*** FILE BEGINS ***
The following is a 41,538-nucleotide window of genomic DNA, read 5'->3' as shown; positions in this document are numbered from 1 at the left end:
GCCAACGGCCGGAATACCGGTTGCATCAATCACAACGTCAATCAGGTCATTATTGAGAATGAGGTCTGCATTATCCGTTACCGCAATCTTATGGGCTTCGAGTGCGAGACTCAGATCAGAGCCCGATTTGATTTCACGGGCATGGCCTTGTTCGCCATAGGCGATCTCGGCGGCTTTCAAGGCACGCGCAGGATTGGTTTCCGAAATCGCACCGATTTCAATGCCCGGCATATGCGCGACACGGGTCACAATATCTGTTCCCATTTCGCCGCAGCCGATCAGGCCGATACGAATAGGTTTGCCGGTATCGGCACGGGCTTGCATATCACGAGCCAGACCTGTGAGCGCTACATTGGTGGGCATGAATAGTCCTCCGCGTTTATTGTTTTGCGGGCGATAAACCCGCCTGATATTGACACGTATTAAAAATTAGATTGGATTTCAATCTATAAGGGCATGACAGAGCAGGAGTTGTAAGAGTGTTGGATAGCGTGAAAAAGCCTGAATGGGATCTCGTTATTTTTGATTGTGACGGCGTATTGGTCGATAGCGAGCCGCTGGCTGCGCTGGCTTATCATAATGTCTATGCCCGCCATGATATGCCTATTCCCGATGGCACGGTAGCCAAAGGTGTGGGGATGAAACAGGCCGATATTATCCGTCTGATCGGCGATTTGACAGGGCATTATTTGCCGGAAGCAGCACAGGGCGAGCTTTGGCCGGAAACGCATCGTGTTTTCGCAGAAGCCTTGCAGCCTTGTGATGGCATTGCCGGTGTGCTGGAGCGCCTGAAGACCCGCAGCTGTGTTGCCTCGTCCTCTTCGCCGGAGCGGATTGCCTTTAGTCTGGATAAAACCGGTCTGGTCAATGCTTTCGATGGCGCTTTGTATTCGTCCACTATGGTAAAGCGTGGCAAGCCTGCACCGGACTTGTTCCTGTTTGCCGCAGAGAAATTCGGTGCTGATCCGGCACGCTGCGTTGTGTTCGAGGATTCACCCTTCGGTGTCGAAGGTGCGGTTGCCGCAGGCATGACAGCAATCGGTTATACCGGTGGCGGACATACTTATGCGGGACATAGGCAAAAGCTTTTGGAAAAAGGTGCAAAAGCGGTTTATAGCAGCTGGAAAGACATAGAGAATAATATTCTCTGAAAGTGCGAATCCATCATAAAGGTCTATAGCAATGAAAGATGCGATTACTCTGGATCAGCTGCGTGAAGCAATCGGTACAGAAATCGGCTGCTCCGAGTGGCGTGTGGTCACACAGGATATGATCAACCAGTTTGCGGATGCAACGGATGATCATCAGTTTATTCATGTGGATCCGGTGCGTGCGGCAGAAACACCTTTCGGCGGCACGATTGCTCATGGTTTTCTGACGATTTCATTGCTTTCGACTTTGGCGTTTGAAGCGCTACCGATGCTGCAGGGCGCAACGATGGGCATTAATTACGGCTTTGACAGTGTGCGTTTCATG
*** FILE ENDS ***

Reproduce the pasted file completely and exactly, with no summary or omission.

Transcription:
The following is a 41,538-nucleotide window of genomic DNA, read 5'->3' as shown; positions in this document are numbered from 1 at the left end:
GCCAACGGCCGGAATACCGGTTGCATCAATCACAACGTCAATCAGGTCATTATTGAGAATGAGGTCTGCATTATCCGTTACCGCAATCTTATGGGCTTCGAGTGCGAGACTCAGATCAGAGCCCGATTTGATTTCACGGGCATGGCCTTGTTCGCCATAGGCGATCTCGGCGGCTTTCAAGGCACGCGCAGGATTGGTTTCCGAAATCGCACCGATTTCAATGCCCGGCATATGCGCGACACGGGTCACAATATCTGTTCCCATTTCGCCGCAGCCGATCAGGCCGATACGAATAGGTTTGCCGGTATCGGCACGGGCTTGCATATCACGAGCCAGACCTGTGAGCGCTACATTGGTGGGCATGAATAGTCCTCCGCGTTTATTGTTTTGCGGGCGATAAACCCGCCTGATATTGACACGTATTAAAAATTAGATTGGATTTCAATCTATAAGGGCATGACAGAGCAGGAGTTGTAAGAGTGTTGGATAGCGTGAAAAAGCCTGAATGGGATCTCGTTATTTTTGATTGTGACGGCGTATTGGTCGATAGCGAGCCGCTGGCTGCGCTGGCTTATCATAATGTCTATGCCCGCCATGATATGCCTATTCCCGATGGCACGGTAGCCAAAGGTGTGGGGATGAAACAGGCCGATATTATCCGTCTGATCGGCGATTTGACAGGGCATTATTTGCCGGAAGCAGCACAGGGCGAGCTTTGGCCGGAAACGCATCGTGTTTTCGCAGAAGCCTTGCAGCCTTGTGATGGCATTGCCGGTGTGCTGGAGCGCCTGAAGACCCGCAGCTGTGTTGCCTCGTCCTCTTCGCCGGAGCGGATTGCCTTTAGTCTGGATAAAACCGGTCTGGTCAATGCTTTCGATGGCGCTTTGTATTCGTCCACTATGGTAAAGCGTGGCAAGCCTGCACCGGACTTGTTCCTGTTTGCCGCAGAGAAATTCGGTGCTGATCCGGCACGCTGCGTTGTGTTCGAGGATTCACCCTTCGGTGTCGAAGGTGCGGTTGCCGCAGGCATGACAGCAATCGGTTATACCGGTGGCGGACATACTTATGCGGGACATAGGCAAAAGCTTTTGGAAAAAGGTGCAAAAGCGGTTTATAGCAGCTGGAAAGACATAGAGAATAATATTCTCTGAAAGTGCGAATCCATCATAAAGGTCTATAGCAATGAAAGATGCGATTACTCTGGATCAGCTGCGTGAAGCAATCGGTACAGAAATCGGCTGCTCCGAGTGGCGTGTGGTCACACAGGATATGATCAACCAGTTTGCGGATGCAACGGATGATCATCAGTTTATTCATGTGGATCCGGTGCGTGCGGCAGAAACACCTTTCGGCGGCACGATTGCTCATGGTTTTCTGACGATTTCATTGCTTTCGACTTTGGCGTTTGAAGCGCTACCGATGCTGCAGGGCGCAACGATGGGCATTAATTACGGCTTTGACAGTGTGCGTTTCATG